The technology that we create for the future is always focused on instant gratification. This holds particularly true for photography — an art that has seen a major shift even before digitisation. Talking to us about this change, photographer, historian and archivist Aditya Arya shares, “Today, photography is all about the delete button.
Earlier, there was nothing that could be deleted. In the 19th Century, photographers used to spend hours creating images. It was a slow and immersive process. Analogue photographers come from a time when the image was created in your mind and you knew exactly what you were doing.” Arya, who is the founder of Museo Camera Centre for the Photographic Arts, Gurugram, rues, “Today’s generation has no idea of how photography originated.”
To make the younger generation aware of the history of photography, Museo Camera has collaborated with 1839 Centre for Historic Photographic Processes (CHPP), an Ahmedabad-based initiative founded by photographer Malhar Dhruv. The two organisations will be conducting ‘Tintypes & Ambrotypes’, a three-day workshop on the 19th Century positive wet-plate photographic processes, from September 20-22.
As an eminent commercial and travel photographer, Arya, who has dedicated 40 years to the art, has been studying the history of photography for the past 10-15 years. He mentions, “It is very important for young photographers to slow down, experience and learn to see something before they click the [camera] button. They should know everything from the processes to the technology, capturing devices, emulsions and surfaces — glass plates, metals plates, silver plates — rolls, films, and how the silver grains convert into pixels. But there are very few places where you can learn the history as well as the processes of photography.”
This immersive workshop will guide participants through the basics of making positive collodion (an adhesive on which you pour silver nitrate that reacts with light and creates a photograph) images, from cutting the glass to coating the emulsion, exposing, developing, and varnishing the plates. 1839 CHPP founder Dhruv, who has been working on these processes for over 10 years now, will conduct the workshop.
Blast from the past
Tintypes and ambrotypes are variants of the wet-plate collodion process that were majorly used from the 1850s to 1870s for studio portraits. Sharing the difference between them, Dhruv says, “Ambrotype is done on glass, while tintype is done on tin plates. When you are shooting on glass, it becomes a negative. When it’s shot on black glass, it becomes a positive but it’s still glass, and the tintype is done on a tin plate.” However, this isn’t the only difference. Dhruv continues, “The second difference lies in the development. The concentration of active agent (ferrous sulphate), and the formula for development are different for both. We stop the development when we start seeing the midtones, highlights and shadows. The nuances change in both the processes.”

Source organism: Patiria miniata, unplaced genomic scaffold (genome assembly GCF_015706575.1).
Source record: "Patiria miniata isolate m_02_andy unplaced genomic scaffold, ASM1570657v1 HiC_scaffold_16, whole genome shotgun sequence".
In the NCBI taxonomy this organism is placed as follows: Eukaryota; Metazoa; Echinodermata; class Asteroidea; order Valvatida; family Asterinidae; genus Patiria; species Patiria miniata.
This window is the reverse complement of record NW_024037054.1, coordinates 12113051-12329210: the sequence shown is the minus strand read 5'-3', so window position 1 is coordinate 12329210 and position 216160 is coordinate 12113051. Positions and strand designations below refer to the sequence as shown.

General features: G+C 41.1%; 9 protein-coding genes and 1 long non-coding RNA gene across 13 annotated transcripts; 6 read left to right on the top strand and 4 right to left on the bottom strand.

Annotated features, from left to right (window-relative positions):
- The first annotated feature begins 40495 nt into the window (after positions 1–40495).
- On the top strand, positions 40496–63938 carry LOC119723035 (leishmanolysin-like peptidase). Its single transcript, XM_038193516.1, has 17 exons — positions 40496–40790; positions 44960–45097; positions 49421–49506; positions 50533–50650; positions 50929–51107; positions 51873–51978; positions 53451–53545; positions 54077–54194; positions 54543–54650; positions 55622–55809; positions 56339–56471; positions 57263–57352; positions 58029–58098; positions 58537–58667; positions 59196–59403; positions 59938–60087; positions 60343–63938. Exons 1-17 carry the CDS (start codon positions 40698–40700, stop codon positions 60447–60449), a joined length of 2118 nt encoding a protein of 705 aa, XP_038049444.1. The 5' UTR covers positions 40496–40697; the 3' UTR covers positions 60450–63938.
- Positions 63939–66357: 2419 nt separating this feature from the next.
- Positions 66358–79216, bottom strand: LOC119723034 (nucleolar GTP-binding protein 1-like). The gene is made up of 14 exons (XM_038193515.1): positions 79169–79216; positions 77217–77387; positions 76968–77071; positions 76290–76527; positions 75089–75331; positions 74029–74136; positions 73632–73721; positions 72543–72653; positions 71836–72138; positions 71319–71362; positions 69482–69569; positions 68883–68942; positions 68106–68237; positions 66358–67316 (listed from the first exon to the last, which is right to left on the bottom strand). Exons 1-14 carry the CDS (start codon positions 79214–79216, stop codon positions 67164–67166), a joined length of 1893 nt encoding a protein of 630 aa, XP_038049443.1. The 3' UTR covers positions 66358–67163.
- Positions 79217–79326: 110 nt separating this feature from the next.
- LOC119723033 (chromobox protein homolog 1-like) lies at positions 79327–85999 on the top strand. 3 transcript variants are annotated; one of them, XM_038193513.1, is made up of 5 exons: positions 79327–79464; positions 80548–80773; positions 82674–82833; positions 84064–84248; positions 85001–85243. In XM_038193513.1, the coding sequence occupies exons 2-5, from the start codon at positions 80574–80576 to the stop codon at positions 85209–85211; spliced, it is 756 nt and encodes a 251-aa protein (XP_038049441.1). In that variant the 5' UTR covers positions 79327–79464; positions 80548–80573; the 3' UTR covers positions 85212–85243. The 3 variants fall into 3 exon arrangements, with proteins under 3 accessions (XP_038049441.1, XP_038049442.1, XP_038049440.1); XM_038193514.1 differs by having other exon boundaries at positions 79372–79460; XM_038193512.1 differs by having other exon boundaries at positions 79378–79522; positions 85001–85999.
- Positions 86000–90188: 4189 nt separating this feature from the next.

A work of art
In both these processes, the plate (metal or glass) is coated with collodion first. It is then dipped in silver nitrate. “When we dip it, the salts react. Then, we take this plate into the camera with the help of film holders, and then we shoot. After the shoot, we come to the darkroom and process it. It is developed and fixed under the solution of sodium thiosulphate aka HYPO. The whole process takes two to three hours depending upon the weather, light, temperature, and chemistry. Then, we put it under running water to wash the chemicals and varnish it. Through the entire process, the plate has to be wet till development,” explains Dhruv.
The processes, though simple, are works of art as well. Arya elaborates, “How you pour the chemical is the art; then you have to process it within five or six minutes. Each sheet has to be individually coated and put into the camera. The pictures are clicked by different kinds of cameras.” For the workshop, they will be using a relatively modern camera — a slightly-modified SINAR large format 4x5 inches film camera, from the late 1970s.
Arya is partially responsible for Dhruv’s interest in this art. Dhruv mentions, “I started experimenting with him, and became fascinated with it. Later, I learnt from Mark Osterman (a photographic process historian from New York), who taught me the nuances.” He concludes by telling us how digital photography functions on similar aesthetic. “During the film days,” he adds, “the colour rendition of every brand was different. I feel a photographer and a student should learn where these aesthetics have come from. It will enhance their knowledge of photography.”
Sept 20: Participants will be taught about the history of these forms. In the second half of the day, they will also be introduced to the dark room.
Sept 21: Understand the art of making ambrotypes and tintypes. The participants will also start creating these.
Sept 22: Hands-on experience of creating photos using the processes.
To register, check out @museo_camera on Instagram.